JS 8167 with a spoil train in the pit

JS 8167 with a spoil train in the pit

Excavator 415 fills the wagons of the spoil train

Excavator 415 fills the wagons of the spoil train

After spending some time walking along the bank I returned to the track and followed it into the pit, where I watched one of the excavators at work on the upper levels – crunching rock from the side of the mine and filling wagons in a waiting train with spoil. It is always an impressive sight to see industrial steam in action like this – as far removed as it is possible to get from the polished image of steam that you get on any preserved line in the UK! I certainly couldn’t tire of the sight of a JS working hard with a spoil train.

JS 8081 pushes a spoil train out of the pit

JS 8081 pushes a spoil train out of the pit

JS 8638 pushes a spoil train out of the pit

JS 8638 pushes a spoil train out of the pit

It was always going to be a wrench to tear ourselves away from as incredible a scene as this, not least because there was always the promise of another spoil train round the corner (quite literally). On this occasion we stayed around this spot until midday, then headed over to the spoil dumps on the other side of Xibolizhan to see the end of the process.

Xibolizhan Gallery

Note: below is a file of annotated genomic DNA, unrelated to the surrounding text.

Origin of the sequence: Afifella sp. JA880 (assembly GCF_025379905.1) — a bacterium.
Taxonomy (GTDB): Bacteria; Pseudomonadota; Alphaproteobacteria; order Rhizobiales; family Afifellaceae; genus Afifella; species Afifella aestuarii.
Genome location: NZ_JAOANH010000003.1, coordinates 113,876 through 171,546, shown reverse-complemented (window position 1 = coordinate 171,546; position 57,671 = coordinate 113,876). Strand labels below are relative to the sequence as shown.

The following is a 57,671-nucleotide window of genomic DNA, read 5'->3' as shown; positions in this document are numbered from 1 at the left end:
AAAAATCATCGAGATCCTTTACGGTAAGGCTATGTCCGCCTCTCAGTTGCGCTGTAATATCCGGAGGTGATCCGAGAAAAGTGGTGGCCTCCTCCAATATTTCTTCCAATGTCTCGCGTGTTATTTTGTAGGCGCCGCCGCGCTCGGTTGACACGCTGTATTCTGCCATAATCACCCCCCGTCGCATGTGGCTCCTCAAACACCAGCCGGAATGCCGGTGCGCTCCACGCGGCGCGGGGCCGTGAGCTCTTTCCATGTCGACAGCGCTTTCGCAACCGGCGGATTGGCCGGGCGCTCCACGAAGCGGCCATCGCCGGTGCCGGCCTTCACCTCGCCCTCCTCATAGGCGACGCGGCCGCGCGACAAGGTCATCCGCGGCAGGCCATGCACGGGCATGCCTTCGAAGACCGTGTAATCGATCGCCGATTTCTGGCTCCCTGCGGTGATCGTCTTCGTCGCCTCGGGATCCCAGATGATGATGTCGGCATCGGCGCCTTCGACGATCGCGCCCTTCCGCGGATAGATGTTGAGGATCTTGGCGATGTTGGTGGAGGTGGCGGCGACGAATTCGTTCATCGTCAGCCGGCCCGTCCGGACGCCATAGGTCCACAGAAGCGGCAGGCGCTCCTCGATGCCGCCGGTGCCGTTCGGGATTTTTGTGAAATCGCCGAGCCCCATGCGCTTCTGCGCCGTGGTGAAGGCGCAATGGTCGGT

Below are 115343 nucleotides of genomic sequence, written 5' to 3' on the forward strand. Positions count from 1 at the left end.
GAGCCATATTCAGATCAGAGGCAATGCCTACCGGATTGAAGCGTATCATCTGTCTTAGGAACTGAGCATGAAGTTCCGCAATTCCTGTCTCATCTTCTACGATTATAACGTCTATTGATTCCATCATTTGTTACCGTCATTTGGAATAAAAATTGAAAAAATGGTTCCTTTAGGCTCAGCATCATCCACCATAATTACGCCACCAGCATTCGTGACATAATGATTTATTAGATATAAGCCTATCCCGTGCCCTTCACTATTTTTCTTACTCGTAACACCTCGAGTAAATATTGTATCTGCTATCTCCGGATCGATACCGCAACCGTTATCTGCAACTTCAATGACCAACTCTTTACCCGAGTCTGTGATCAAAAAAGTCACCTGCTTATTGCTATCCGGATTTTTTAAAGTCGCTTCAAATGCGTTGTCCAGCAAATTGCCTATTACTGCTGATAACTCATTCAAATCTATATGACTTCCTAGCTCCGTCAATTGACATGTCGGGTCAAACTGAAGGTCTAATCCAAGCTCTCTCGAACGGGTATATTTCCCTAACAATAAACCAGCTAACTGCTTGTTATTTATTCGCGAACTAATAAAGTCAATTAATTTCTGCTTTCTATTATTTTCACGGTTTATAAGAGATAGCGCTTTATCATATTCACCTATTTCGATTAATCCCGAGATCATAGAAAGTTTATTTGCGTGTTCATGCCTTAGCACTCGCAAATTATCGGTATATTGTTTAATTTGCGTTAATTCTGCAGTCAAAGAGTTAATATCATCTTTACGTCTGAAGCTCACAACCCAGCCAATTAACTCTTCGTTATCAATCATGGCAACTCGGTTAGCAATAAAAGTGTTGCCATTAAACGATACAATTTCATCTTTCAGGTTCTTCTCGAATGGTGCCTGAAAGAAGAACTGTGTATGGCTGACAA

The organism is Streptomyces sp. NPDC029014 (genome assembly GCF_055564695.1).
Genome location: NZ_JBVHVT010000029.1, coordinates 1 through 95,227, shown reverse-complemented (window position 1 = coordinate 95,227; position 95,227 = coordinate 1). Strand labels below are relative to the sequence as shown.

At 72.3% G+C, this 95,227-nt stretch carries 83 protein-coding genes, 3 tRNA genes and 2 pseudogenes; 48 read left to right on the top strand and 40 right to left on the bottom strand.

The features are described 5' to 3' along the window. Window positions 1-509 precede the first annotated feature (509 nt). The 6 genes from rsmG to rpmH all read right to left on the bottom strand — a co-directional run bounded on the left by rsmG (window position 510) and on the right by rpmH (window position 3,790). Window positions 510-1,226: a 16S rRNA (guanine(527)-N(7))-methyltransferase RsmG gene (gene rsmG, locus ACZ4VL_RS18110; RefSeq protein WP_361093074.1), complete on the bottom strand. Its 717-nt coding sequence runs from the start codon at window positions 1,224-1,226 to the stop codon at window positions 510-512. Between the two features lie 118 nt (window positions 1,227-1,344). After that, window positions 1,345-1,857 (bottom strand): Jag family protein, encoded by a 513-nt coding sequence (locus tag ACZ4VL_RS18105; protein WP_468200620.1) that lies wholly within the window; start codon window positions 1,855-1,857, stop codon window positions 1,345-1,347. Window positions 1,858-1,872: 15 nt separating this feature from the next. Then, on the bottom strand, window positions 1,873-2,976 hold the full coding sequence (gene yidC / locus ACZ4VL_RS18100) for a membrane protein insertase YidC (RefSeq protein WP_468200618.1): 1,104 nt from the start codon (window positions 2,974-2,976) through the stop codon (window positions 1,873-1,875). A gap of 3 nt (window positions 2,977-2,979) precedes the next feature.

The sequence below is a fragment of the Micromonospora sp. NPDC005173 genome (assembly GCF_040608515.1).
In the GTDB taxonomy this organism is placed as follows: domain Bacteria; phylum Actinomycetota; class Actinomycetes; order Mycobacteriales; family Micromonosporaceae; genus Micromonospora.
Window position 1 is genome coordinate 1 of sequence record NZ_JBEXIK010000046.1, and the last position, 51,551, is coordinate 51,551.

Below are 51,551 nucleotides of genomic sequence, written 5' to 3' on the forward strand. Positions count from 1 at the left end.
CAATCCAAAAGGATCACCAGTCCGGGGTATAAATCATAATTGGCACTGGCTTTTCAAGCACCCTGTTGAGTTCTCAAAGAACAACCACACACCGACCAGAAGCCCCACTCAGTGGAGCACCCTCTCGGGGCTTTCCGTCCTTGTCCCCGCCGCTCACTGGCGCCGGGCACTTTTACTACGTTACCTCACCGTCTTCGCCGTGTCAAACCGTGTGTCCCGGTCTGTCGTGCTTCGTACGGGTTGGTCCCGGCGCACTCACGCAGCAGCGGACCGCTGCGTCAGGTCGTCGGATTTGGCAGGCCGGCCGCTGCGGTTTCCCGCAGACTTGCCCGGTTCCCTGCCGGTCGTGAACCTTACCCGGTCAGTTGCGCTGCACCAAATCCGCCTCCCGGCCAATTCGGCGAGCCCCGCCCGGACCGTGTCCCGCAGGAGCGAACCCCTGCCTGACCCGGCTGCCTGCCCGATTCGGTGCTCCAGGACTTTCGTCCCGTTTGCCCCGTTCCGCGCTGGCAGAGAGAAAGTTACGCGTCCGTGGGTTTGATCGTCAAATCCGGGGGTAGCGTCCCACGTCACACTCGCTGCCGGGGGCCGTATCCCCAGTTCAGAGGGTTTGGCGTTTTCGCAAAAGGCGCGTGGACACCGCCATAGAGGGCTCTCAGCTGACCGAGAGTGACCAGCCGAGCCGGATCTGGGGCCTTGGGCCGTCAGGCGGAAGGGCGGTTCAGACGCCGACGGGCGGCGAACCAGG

Shift change at sunrise

Posted in China, Sandaoling by folkestonejack on November 15, 2012

After another early morning start, fuelled by a wonderful breakfast of dumplings cooked on a stove in the street, we headed out on the bumpy road to Xibolizhan. The twinkling of stars in the darkness suggested that the cloudy start from yesterday would not be repeated.

The morning shift change at Xibolizhan is a highlight of any visit to Sandaoling as it presents an opportunity to see around eight locomotives lined up, tenders facing towards the pit. It’s not often that I am tempted to photograph locomotives tender first but in Sandaoling it is a necessity – indeed, it has been the most authentic position to find a loco within the pit. I took a grab shot of the line up which gives the smallest impression of just how remarkable this is.

Xibolizhan tender show

Xibolizhan tender show

The photographic opportunities abound as the crews change over. The sunrise presented a great opportunity to get amongst the lines and get some interesting shots of the crew, but my favourite shot was the line up of passengers waiting on the platform with loco after loco in the background. Understandably the workers take this for granted but to anyone from an increasingly steamless world it is the most amazing sight to behold.

Shift change at Xibolizhan

Shift change at Xibolizhan

Amidst all of this, the morning passenger service from Dongbolizhan is scheduled to arrive. At this time of year the train’s arrival coincides with the sunrise, making for a wonderful start to the day. It was great to see thirty year old Datong loco JS 6224 arrive in good time, positively glowing as the sunrise enveloped the train.

The morning passenger train arrives at Xibolizhan